Sonatas is a 1959 Mexican-Spanish historical drama film directed by Juan Antonio Bardem and starring María Félix, Francisco Rabal and Aurora Bautista. It premiered at the Venice Film Festival, it is based on novels written by the Spanish author Ramón del Valle-Inclán. The film's sets were designed by the art directors Francisco Gunther Gerszo; some location shooting took place in Galicia as well as various locations around Mexico. The film was shot in Eastmancolor. María Félix as La Niña Chole Francisco Rabal as Marqués Javier de Bradomín Aurora Bautista as Concha Fernando Rey as Capitán Casares Carlos Rivas as Juan Guzmán Ignacio López Tarso as Jefe de guerrilleros Carlos Casaravilla as Conde de Brandeso David Reynoso as Teniente Elizondo Nela Conjiu as Joven loca Manuel Alexandre as Teniente Andrade Ada Carrasco as Nana José Torvay as Segundo sargento Matilde Muñoz Sampedro as Candelaria Rafael Bardem as Juan Manuel Montenegro Enrique Lucero as Militar prisionero José María Prada as Molinero Micaela Castejón as Madre abadesa Manuel Dondé as Campesino Noé Murayama as Teniente Gaviño Xan das Bolas as Tercer centinela José Chávez as Primer sargento Manuel Peiró as Estudiante Manuel Arbó as Coronel Josefina Serratosa as Molinera Edmundo Barbero as Hermano Lope Porfiria Sanchíz as Bruja Roberto Meyer as Macario Salas, viejo prisionero Mario Berriatúa as El Rubio Rogelio'Frijolitos' Jiménez Pons Rufino Inglés as Doctor Agustín Fernández as Guerrillero José Manuel Martín as Primer centinela Scott L. Baugh.
Latino American Cinema: An Encyclopedia of Movies, Stars and Trends. ABC-CLIO, 2012. Sonatas on IMDb
Javier Ángel Encinas Bardem is a Spanish actor. Bardem won the Academy Award for Best Supporting Actor for his role as the psychopathic assassin Anton Chigurh in the 2007 Coen Brothers film No Country for Old Men, he has received critical acclaim for roles in films such as Jamón, jamón, Carne trémula, Vicky Cristina Barcelona, Boca a boca, Los lunes al sol, Mar adentro, Skyfall, for which he received both a BAFTA and a SAG nomination for Best Supporting Actor. Bardem has won a Screen Actors Guild Award, a BAFTA, five Goya Awards, two European Film Awards, a Prize for Best Actor at Cannes and two Volpi Cups at Venice for his work, he is the first Spanish actor to be nominated for an Oscar, as well as the first Spaniard to win one, for Best Supporting Actor in No Country for Old Men, 2008. He received his third Academy Award nomination, second Best Actor nomination, for the film Biutiful. Bardem was born in the Canary Islands, Spain, his mother, Pilar Bardem, is an actress, his father, José Carlos Encinas Doussinague, was a businessman involved in environmental work.
The two separated shortly after his birth and his mother raised him alone. Bardem comes from a long line of filmmakers and actors dating back to the earliest days of Spanish cinema. Both his older brother and sister, Carlos and Mónica, are actors, he comes from a political background, as his uncle Juan Antonio was imprisoned by Franco for his anti-fascist films. Bardem was brought up in the Roman Catholic faith by his grandmother; as a child, he spent time on film sets. At age six, he made his first film appearance, in Fernando Fernán Gómez's El Pícaro, he played rugby for the junior Spanish National Team. Though he grew up in a family full of actors, Bardem did not see himself going into the family business. Painting was his first love, he went on to study painting for four years at Madrid's Escuela de Artes y Oficios. In need of money he took acting jobs to support his painting, but he says he was a bad painter and abandoned that career pursuit. In 1989, for the Spanish comedy show El Día Por Delante, he had to wear a Superman costume for a comedic sketch, a job that made him question whether he wanted to be an actor at all.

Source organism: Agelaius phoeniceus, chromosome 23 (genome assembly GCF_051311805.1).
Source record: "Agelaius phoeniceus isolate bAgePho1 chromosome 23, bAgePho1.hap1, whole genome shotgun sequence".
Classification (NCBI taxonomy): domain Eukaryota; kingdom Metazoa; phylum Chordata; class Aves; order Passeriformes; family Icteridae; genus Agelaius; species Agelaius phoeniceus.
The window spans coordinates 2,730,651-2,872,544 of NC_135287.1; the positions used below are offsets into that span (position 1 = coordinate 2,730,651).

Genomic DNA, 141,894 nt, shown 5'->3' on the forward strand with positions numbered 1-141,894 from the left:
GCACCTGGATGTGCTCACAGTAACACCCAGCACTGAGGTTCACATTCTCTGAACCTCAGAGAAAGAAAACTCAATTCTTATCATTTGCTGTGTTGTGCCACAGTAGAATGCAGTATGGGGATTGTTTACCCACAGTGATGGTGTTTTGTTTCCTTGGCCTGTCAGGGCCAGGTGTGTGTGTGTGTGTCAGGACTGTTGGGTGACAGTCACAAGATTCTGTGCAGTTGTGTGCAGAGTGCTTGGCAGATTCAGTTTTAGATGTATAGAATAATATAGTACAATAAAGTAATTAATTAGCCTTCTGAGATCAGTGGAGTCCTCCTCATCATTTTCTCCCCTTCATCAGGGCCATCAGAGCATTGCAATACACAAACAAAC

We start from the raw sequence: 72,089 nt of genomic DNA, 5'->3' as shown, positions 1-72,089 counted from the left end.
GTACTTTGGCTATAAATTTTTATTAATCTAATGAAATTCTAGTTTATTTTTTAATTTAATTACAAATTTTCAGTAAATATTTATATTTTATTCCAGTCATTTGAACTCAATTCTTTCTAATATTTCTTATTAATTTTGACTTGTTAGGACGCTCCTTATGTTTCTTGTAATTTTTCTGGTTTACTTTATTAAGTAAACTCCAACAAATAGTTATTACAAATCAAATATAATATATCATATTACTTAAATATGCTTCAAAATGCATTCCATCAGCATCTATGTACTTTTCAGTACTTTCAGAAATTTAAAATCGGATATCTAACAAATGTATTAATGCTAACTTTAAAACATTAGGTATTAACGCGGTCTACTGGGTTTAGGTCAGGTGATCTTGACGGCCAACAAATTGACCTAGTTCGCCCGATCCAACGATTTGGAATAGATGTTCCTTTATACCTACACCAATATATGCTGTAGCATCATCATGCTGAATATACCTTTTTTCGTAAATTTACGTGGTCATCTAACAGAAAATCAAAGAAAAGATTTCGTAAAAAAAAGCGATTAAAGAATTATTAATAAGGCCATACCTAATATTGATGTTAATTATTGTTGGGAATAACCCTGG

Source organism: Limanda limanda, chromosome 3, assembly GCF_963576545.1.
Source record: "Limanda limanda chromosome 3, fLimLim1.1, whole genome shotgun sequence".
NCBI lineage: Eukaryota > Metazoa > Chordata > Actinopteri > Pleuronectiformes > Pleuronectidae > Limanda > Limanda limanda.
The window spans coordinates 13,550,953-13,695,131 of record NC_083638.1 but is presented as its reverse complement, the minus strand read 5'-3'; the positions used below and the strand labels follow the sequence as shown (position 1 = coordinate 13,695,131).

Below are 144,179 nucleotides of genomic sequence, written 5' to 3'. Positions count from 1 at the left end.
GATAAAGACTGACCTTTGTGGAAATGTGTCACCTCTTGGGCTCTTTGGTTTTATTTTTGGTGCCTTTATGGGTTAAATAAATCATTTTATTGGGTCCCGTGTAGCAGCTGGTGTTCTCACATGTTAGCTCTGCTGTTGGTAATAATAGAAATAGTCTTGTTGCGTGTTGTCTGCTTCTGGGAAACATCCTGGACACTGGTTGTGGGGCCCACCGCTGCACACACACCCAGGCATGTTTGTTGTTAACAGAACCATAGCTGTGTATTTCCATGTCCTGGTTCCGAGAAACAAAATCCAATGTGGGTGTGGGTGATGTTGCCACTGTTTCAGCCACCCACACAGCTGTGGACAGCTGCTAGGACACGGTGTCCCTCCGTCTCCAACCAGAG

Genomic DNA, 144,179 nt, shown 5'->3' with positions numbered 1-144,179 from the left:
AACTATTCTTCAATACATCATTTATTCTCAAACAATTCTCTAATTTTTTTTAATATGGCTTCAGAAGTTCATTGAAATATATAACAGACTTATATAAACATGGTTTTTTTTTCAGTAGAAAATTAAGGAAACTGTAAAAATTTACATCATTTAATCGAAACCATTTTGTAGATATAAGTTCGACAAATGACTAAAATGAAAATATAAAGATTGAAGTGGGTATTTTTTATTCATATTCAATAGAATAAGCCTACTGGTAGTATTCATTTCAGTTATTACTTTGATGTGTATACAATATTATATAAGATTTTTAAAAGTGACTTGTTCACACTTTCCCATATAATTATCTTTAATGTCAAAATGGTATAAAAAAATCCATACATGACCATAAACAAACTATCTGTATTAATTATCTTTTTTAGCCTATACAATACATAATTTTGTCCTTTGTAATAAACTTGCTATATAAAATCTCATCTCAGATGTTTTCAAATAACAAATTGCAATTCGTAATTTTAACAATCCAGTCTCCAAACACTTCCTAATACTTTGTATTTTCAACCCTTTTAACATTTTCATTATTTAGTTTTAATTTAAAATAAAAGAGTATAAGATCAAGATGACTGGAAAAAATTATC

Bardem has confessed to having worked as a stripper during his struggling acting career. Bardem came to notice in a small role in his first major motion picture, The Ages of Lulu, when he was 20, in which he appeared along with his mother, Pilar Bardem. Bigas Luna, the director of Lulu, was sufficiently impressed to give him the leading male role in his next film, Jamón Jamón in 1992, in which Bardem played a would-be underwear model and bullfighter; the film, which starred a teenaged Penélope Cruz, was a major international success. He starred again in Luna's next film Golden Balls. Bardem's talent did not go unnoticed in the English-speaking world. In 1997, John Malkovich was the first to approach him a 27-year-old, for a role in English, but the Spanish actor turned down the offer because his English was still poor, his first English-speaking role came that same year, in with director Álex de la Iglesia's Perdita Durango, playing a santería-practicing bank robber. After starring in about two dozen films in his native country, he gained international recognition in Julian Schnabel's Before Night Falls in 2000, portraying Cuban poet Reinaldo Arenas.
He received praise from his idol Al Pacino. For that role, he received a nomination for the Academy Award for Best Actor, the first for a Spaniard. After, he turned down the role of Danny Witwer in Minority Report which went to Colin Farrell. Instead, in 2002, Bardem starred in The Dancer Upstairs. Malkovich had Bardem in mind for the role of the detective's assistant, but the movie's taking so long to obtain financing gave Bardem time to learn English and take on the lead role of the detective. "I will always be grateful to him because he gave me my first chance to work in English", has said Bardem of Malkovich. Bardem won Best Actor at the Venice Film Festival for his role in Mar Adentro, released in the United States as The Sea Inside, in which he portrayed the quadriplegic turned assisted suicide activist Ramón Sampedro, he made his Hollywood debut in a brief appearance as a crime lord who summons Tom Cruise's hitman to do the dirty work of dispatching witnesses in the crime drama Collateral.